United in respect: Silverton High students visit D.C., attend inauguration

January 2017 Posted in School

By Kristine Thomas

Teacher Kirsten Barnes organized a trip to Washington D.C. for Silverton High students. They were able to attend the inauguration and visit historical sights. The students are standing before the inaugural stage in front of the U.S. Capitol.

Teacher Kirsten Barnes organized a trip to Washington D.C. for Silverton High students. They were able to attend the inauguration and visit historical sights. The students are standing before the inaugural stage in front of the U.S. Capitol.

They could easily have been divided by political parties, or political preferences, or by peer groups are at school.

Instead the 15 Silverton High School students who spent a week in Washington D.C. touring historical sights and attending the inauguration of President Donald J. Trump were united in celebrating “a once-in-a-lifetime opportunity” and seeing firsthand the history of their country.

For many of the students it was their first visit to Washington D.C. While there they met U.S. Sen. Ron Wyden of Oregon and U.S. Sen. Orrin Hatch from Utah; attended a symphony at the Kennedy Center; and visited the Smithsonian American History Museum, Ford’s Theater, George Washington’s Mount Vernon, the Pentagon 9-11 Memorial, Lincoln Memorial, Library of Congress, U.S. Holocaust Museum, and other sights.

The highlight of the trip was attending the inauguration.  “We didn’t want this trip to be a political trip,” said teacher Kirsten Barnes who teaches history and organized the trip. “Our focus was on the history and celebrating the peaceful transition of power.”

A Trump supporter, Jared Johnson agrees the trip was about celebrating the country’s history. He encourages those who didn’t support Trump to stop expecting he is going to do “bad things for the country.” Too many people, he added, are focused on the negative. “Nothing good can come out of expecting the new leader to do bad,” he said.

Several of the students said it was amazing to see the places they have studied about in U.S. History class and to witness the peaceful changing of power.

A fan of the musical Hamilton, Natalie Muller appreciated visiting a city “full of history.”
She said she didn’t support Trump for president, however Jessica Lundquist did.
“Spending time there helped broaden our views,” Muller said. “During the inauguration, I started crying and Jessica was standing behind me and put her hard on my arm and told me “it’s OK.” I will remember that forever. It proves it doesn’t matter what you believe in, that people will still support you.”

What surprised Rosie Riley was when people booed or yelled negative words when Democrat leaders were announced such as Hillary Clinton and U.S. Sen. Chuck Schumer of New York. She and her classmates thought regardless of political ideology everyone should be treated respectful at the historical ceremony.

“I was taught that even though you disagree with someone that you should respect their views and what they stand for,” Riley said.

Barnes shared how when people in their section at the inauguration started booing, others started clapping louder to drown them out. She noticed how the students paid attention to what was happening and what was being said at the inauguration. A highlight for Taylor Jones was meeting Sen. Wyden.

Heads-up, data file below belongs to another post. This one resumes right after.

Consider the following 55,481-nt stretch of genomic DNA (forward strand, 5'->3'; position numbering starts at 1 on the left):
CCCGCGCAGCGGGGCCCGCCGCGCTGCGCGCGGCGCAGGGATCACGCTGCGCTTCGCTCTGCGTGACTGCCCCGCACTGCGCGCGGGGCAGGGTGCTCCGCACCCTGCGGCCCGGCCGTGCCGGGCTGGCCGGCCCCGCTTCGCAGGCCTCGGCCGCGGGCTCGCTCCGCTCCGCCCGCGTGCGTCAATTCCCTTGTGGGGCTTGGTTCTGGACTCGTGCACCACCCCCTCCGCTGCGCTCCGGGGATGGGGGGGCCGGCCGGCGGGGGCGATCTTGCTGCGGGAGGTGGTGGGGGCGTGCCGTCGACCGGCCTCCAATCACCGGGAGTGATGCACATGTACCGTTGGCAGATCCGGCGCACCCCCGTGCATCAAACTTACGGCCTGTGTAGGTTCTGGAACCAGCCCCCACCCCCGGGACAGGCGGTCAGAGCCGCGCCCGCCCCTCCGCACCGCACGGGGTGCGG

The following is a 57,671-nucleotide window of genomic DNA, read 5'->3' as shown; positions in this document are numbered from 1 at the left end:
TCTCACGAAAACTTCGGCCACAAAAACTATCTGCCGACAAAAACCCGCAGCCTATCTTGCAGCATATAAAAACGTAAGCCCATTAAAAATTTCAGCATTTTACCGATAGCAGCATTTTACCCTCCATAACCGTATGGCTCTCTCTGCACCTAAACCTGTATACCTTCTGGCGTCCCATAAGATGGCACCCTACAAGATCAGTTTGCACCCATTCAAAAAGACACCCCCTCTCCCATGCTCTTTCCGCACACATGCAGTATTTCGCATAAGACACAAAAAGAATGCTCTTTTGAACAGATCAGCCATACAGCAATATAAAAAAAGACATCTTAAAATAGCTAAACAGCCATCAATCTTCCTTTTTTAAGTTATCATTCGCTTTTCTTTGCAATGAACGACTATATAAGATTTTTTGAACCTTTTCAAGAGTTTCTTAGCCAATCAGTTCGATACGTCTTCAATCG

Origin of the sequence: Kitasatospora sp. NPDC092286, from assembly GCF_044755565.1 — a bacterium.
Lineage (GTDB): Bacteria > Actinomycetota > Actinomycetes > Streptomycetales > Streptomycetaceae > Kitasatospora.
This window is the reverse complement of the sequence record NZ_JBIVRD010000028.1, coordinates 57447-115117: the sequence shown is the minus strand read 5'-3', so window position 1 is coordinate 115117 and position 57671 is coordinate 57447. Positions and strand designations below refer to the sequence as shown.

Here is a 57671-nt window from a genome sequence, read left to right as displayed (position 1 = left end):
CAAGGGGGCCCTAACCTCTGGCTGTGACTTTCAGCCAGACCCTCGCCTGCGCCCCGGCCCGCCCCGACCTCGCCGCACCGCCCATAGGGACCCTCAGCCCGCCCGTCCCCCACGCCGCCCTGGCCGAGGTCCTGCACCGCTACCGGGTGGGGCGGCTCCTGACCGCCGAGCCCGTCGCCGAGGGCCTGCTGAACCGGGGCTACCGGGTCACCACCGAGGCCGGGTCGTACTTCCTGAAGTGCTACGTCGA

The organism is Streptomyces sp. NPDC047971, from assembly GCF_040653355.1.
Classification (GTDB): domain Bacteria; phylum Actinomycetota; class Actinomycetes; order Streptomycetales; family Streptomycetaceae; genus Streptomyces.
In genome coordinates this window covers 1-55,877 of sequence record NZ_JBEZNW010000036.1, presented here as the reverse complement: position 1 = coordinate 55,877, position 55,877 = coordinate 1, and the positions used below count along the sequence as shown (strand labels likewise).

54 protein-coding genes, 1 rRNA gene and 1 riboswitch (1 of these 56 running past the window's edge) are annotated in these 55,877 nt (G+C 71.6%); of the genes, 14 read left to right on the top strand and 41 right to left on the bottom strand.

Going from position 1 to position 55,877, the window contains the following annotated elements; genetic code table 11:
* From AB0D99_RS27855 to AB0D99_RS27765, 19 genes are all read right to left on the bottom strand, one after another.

“He shared with us that his goal was to play for the NBA and that didn’t work out,” Jones said. “He said he set out for one thing and ended up in the opposite direction. He told us when one plan fails, that Plan B could be better than the first one.”

Barnes said the students enjoyed the jovial exchange between Wyden, a Democrat, and Hatch, a Republican, who were both delighted to see the students and talked with them for about 30 minutes.

Lundquist said the inauguration was not what she expected. “The transfer of power in our country is more complex and has more steps than I thought,” she said. “We got to see the origins of our country.”

Adam Bischoff added he wasn’t expecting different religious leaders to speak at the inauguration.

Kiara Snook said knowing that Barnes has taken students on the trip before made it enjoyable because she knew what to do and where to go. Visiting Arlington National Cemetery was eyeopening, she added.

“We learn about wars and the numbers of people who died in books, but seeing all those graves leaves you with a deeper meaning,” Snook said.

When they were leaving to return to Oregon, Jocelyn Brown said they saw the people who would be participating in the Women’s March in Washington D.C. She said attending the inauguration and seeing the marchers was a representation of what democracy is, people coming together to support what they believe in.

Riley said other people could learn a great deal from their group. “People could learn to come together and respect each other and be friends,” she said.
Ashley Kuenzi added regardless if a person is Democrat or Republican, it’s possible to find common ground. “We got to see what we learned in history and we all had an appreciation for the history,” she said. Other students who visited D.C. included Julia Kuenzi, Jacob Metzger, Jennifer Rooper, Emma Roth, Brice Shippen and Zach Zenchenko. The chaperons were Robert Barnes, Michelle Kuenzi, Kurt Metzger and Kevin Zenchenko.

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